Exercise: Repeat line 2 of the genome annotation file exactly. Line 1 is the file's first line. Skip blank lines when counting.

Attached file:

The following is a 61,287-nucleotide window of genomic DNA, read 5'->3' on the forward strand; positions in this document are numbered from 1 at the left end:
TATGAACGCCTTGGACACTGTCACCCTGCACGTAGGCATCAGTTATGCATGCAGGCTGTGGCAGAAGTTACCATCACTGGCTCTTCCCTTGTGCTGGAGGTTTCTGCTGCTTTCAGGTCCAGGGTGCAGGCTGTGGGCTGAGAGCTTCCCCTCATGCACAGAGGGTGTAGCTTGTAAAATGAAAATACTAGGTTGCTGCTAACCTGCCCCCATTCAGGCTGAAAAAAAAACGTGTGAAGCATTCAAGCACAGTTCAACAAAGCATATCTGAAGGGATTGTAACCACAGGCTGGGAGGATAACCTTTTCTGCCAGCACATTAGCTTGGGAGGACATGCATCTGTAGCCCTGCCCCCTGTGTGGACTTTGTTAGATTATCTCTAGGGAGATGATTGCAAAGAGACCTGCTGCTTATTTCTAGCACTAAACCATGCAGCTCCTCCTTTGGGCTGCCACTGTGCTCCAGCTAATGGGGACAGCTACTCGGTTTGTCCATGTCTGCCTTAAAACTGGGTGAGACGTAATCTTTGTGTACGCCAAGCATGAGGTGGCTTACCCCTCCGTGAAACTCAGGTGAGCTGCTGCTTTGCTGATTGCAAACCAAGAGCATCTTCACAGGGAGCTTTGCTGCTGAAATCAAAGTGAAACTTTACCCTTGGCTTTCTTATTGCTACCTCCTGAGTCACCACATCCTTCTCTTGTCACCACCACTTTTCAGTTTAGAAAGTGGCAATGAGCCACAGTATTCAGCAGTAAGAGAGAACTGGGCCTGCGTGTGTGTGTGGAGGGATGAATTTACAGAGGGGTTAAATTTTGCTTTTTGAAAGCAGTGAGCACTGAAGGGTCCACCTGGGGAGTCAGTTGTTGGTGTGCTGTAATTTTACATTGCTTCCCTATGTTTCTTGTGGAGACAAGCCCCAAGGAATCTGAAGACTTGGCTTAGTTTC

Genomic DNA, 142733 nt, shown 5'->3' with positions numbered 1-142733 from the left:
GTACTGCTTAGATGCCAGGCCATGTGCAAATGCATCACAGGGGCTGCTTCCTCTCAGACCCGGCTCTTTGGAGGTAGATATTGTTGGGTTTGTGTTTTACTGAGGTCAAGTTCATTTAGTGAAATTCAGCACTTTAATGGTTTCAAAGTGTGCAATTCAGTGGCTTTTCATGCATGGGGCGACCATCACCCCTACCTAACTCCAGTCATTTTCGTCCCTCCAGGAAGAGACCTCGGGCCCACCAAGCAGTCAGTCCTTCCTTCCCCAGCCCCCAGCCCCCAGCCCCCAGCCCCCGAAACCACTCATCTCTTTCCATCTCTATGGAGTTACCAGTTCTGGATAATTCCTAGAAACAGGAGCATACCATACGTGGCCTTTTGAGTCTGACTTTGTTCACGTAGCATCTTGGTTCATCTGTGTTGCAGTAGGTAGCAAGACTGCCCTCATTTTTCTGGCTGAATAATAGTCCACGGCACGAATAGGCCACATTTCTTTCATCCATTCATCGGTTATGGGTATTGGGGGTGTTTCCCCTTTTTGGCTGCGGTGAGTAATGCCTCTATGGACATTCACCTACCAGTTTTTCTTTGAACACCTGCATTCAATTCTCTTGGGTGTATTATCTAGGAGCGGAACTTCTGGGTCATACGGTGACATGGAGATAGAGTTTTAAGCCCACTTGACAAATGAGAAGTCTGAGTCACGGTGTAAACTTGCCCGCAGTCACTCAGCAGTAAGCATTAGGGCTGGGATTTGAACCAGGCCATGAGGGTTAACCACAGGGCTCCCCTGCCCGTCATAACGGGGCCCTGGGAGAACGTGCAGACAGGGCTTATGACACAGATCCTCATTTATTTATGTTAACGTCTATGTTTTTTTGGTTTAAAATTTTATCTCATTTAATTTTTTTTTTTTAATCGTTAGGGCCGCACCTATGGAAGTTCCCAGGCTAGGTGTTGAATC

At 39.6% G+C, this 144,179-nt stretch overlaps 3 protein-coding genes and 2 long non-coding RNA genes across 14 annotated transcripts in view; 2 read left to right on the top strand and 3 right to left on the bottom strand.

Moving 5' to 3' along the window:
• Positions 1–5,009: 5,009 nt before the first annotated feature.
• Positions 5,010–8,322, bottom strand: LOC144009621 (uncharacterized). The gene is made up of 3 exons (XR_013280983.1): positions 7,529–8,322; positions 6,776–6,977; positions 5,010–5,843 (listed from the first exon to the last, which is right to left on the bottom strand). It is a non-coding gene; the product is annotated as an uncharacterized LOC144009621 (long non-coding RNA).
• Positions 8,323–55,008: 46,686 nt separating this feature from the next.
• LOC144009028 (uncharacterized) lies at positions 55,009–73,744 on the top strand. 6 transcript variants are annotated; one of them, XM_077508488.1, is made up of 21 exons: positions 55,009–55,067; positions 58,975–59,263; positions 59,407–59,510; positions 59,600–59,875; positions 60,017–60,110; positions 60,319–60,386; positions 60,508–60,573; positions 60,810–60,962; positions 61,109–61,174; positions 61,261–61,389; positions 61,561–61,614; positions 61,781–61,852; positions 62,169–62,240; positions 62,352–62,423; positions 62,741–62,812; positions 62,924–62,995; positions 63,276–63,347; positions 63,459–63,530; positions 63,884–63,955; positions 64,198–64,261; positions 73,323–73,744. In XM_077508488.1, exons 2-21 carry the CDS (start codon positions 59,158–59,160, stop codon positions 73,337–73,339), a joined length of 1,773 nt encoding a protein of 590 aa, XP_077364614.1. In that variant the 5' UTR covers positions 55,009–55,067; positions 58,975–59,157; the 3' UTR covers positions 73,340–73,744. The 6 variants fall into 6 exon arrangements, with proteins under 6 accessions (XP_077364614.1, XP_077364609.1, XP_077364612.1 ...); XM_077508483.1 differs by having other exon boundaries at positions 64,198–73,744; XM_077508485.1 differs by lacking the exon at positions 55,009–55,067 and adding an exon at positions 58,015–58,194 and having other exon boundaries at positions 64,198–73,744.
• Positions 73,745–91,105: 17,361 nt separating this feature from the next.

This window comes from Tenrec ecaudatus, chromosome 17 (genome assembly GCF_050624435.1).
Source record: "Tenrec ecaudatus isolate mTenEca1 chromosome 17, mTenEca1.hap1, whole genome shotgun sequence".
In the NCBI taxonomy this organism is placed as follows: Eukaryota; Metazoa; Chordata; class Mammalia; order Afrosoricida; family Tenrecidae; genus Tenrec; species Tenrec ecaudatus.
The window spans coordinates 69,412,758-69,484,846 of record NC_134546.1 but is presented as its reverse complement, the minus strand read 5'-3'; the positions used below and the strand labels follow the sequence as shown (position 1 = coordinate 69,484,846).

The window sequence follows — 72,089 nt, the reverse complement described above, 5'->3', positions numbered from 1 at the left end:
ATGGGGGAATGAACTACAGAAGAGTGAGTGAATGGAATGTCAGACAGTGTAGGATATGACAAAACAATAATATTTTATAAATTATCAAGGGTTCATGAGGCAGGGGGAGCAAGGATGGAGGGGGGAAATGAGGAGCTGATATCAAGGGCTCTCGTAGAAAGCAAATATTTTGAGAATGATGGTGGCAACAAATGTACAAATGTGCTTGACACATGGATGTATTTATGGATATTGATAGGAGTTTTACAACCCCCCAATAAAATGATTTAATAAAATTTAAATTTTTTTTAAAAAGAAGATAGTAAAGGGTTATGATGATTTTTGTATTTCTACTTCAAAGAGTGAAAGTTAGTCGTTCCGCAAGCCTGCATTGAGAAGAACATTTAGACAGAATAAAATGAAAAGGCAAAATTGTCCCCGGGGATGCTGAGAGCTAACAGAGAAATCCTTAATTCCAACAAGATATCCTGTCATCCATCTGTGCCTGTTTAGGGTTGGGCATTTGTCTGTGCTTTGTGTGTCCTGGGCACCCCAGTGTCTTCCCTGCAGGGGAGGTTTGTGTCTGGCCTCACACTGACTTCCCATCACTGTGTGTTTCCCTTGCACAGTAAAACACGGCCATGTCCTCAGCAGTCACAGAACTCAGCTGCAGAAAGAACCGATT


TATGAACGCCTTGGACACTGTCACCCTGCACGTAGGCATCAGTTATGCATGCAGGCTGTGGCAGAAGTTACCATCACTGGCTCTTCCCTTGTGCTGGAGGTTTCTGCTGCTTTCAGGTCCAGGGTGCAGGCTGTGGGCTGAGAGCTTCCCCTCATGCACAGAGGGTGTAGCTTGTAAAATGAAAATACTAGGTTGCTGCTAACCTGCCCCCATTCAGGCTGAAAAAAAAACGTGTGAAGCATTCAAGCACAGTTCAACAAAGCATATCTGAAGGGATTGTAACCACAGGCTGGGAGGATAACCTTTTCTGCCAGCACATTAGCTTGGGAGGACATGCATCTGTAGCCCTGCCCCCTGTGTGGACTTTGTTAGATTATCTCTAGGGAGATGATTGCAAAGAGACCTGCTGCTTATTTCTAGCACTAAACCATGCAGCTCCTCCTTTGGGCTGCCACTGTGCTCCAGCTAATGGGGACAGCTACTCGGTTTGTCCATGTCTGCCTTAAAACTGGGTGAGACGTAATCTTTGTGTACGCCAAGCATGAGGTGGCTTACCCCTCCGTGAAACTCAGGTGAGCTGCTGCTTTGCTGATTGCAAACCAAGAGCATCTTCACAGGGAGCTTTGCTGCTGAAATCAAAGTGAAACTTTACCCTTGGCTTTCTTATTGCTACCTCCTGAGTCACCACATCCTTCTCTTGTCACCACCACTTTTCAGTTTAGAAAGTGGCAATGAGCCACAGTATTCAGCAGTAAGAGAGAACTGGGCCTGCGTGTGTGTGTGGAGGGATGAATTTACAGAGGGGTTAAATTTTGCTTTTTGAAAGCAGTGAGCACTGAAGGGTCCACCTGGGGAGTCAGTTGTTGGTGTGCTGTAATTTTACATTGCTTCCCTATGTTTCTTGTGGAGACAAGCCCCAAGGAATCTGAAGACTTGGCTTAGTTTC